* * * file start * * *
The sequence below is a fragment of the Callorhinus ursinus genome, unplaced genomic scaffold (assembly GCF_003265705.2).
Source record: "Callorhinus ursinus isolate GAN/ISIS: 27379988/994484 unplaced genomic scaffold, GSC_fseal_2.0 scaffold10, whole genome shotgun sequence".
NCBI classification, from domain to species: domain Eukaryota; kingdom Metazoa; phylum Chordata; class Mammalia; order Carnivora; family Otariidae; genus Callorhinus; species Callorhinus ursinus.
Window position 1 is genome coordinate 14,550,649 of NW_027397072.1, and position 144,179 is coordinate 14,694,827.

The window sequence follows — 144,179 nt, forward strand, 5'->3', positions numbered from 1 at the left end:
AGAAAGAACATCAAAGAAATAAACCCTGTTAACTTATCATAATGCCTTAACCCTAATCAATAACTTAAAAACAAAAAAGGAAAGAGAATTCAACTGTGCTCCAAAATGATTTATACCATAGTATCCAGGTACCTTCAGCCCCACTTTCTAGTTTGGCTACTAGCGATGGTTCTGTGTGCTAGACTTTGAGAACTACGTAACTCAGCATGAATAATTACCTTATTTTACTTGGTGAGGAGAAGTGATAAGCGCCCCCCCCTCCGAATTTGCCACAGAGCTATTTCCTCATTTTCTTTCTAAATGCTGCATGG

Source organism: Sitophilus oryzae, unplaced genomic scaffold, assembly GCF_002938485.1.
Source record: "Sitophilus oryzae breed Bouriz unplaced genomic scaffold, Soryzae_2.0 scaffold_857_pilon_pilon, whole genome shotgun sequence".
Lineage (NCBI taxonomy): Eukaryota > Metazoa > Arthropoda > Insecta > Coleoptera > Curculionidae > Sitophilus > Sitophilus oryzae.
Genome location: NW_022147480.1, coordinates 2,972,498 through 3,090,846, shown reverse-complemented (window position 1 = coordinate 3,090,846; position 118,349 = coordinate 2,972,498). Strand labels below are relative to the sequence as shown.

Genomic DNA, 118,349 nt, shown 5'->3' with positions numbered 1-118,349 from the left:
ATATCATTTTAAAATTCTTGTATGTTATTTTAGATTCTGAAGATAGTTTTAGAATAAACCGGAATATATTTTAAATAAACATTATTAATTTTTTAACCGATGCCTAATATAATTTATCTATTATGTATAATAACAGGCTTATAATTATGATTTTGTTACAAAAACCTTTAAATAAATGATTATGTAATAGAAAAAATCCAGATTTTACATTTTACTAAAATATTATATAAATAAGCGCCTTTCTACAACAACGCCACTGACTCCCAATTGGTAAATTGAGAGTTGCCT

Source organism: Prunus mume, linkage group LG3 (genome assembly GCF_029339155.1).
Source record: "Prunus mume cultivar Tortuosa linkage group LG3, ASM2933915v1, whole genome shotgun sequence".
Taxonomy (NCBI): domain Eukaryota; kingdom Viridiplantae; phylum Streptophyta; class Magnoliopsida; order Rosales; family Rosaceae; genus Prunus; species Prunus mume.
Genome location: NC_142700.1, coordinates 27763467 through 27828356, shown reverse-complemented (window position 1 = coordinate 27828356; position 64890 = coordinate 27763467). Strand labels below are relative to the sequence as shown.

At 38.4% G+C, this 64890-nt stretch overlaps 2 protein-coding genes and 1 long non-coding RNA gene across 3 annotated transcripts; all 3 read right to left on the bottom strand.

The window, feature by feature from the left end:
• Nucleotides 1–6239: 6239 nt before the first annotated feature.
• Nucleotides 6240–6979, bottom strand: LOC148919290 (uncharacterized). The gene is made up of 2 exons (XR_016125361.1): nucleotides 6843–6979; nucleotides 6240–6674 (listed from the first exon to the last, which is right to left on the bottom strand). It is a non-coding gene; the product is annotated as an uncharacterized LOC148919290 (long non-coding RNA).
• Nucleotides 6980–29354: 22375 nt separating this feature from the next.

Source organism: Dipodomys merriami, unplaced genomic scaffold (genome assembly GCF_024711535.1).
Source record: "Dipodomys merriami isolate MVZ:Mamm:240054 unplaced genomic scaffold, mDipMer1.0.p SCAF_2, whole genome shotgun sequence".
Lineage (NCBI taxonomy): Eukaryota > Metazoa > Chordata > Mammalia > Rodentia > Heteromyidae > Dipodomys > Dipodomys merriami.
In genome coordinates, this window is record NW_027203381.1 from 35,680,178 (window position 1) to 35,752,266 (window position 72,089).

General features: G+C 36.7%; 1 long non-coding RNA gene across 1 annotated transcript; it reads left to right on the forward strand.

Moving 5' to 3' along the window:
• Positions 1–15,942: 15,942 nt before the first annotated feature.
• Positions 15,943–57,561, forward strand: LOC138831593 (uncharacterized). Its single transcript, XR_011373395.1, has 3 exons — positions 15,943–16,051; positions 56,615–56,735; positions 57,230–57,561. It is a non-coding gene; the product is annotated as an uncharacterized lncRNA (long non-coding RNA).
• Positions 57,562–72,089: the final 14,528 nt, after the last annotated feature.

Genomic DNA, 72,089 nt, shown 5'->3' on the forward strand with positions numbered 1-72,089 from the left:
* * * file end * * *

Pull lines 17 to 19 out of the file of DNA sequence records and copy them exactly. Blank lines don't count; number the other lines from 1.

At 38.4% G+C, this 64890-nt stretch overlaps 2 protein-coding genes and 1 long non-coding RNA gene across 3 annotated transcripts; all 3 read right to left on the bottom strand.

The window, feature by feature from the left end:
• Nucleotides 1–6239: 6239 nt before the first annotated feature.